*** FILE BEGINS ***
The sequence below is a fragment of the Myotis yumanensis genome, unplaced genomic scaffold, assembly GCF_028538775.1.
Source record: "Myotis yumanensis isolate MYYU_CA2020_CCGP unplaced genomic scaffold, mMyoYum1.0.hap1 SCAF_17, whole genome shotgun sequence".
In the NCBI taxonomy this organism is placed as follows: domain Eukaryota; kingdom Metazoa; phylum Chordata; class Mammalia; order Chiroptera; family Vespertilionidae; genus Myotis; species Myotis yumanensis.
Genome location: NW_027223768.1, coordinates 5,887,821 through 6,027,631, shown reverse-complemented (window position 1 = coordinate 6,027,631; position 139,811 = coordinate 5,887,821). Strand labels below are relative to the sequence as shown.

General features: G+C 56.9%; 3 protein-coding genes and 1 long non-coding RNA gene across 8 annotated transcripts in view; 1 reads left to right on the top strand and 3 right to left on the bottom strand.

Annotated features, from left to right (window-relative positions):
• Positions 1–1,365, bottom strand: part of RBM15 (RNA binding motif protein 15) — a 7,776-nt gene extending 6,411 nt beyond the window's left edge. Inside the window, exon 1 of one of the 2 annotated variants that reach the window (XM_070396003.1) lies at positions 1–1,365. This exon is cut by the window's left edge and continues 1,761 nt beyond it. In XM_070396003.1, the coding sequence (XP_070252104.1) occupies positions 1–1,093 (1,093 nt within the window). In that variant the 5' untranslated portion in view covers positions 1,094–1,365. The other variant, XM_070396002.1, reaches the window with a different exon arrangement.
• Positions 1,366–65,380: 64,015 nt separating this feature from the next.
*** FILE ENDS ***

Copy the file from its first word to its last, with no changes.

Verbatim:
The sequence below is a fragment of the Myotis yumanensis genome, unplaced genomic scaffold, assembly GCF_028538775.1.
Source record: "Myotis yumanensis isolate MYYU_CA2020_CCGP unplaced genomic scaffold, mMyoYum1.0.hap1 SCAF_17, whole genome shotgun sequence".
In the NCBI taxonomy this organism is placed as follows: domain Eukaryota; kingdom Metazoa; phylum Chordata; class Mammalia; order Chiroptera; family Vespertilionidae; genus Myotis; species Myotis yumanensis.
Genome location: NW_027223768.1, coordinates 5,887,821 through 6,027,631, shown reverse-complemented (window position 1 = coordinate 6,027,631; position 139,811 = coordinate 5,887,821). Strand labels below are relative to the sequence as shown.

General features: G+C 56.9%; 3 protein-coding genes and 1 long non-coding RNA gene across 8 annotated transcripts in view; 1 reads left to right on the top strand and 3 right to left on the bottom strand.

Annotated features, from left to right (window-relative positions):
• Positions 1–1,365, bottom strand: part of RBM15 (RNA binding motif protein 15) — a 7,776-nt gene extending 6,411 nt beyond the window's left edge. Inside the window, exon 1 of one of the 2 annotated variants that reach the window (XM_070396003.1) lies at positions 1–1,365. This exon is cut by the window's left edge and continues 1,761 nt beyond it. In XM_070396003.1, the coding sequence (XP_070252104.1) occupies positions 1–1,093 (1,093 nt within the window). In that variant the 5' untranslated portion in view covers positions 1,094–1,365. The other variant, XM_070396002.1, reaches the window with a different exon arrangement.
• Positions 1,366–65,380: 64,015 nt separating this feature from the next.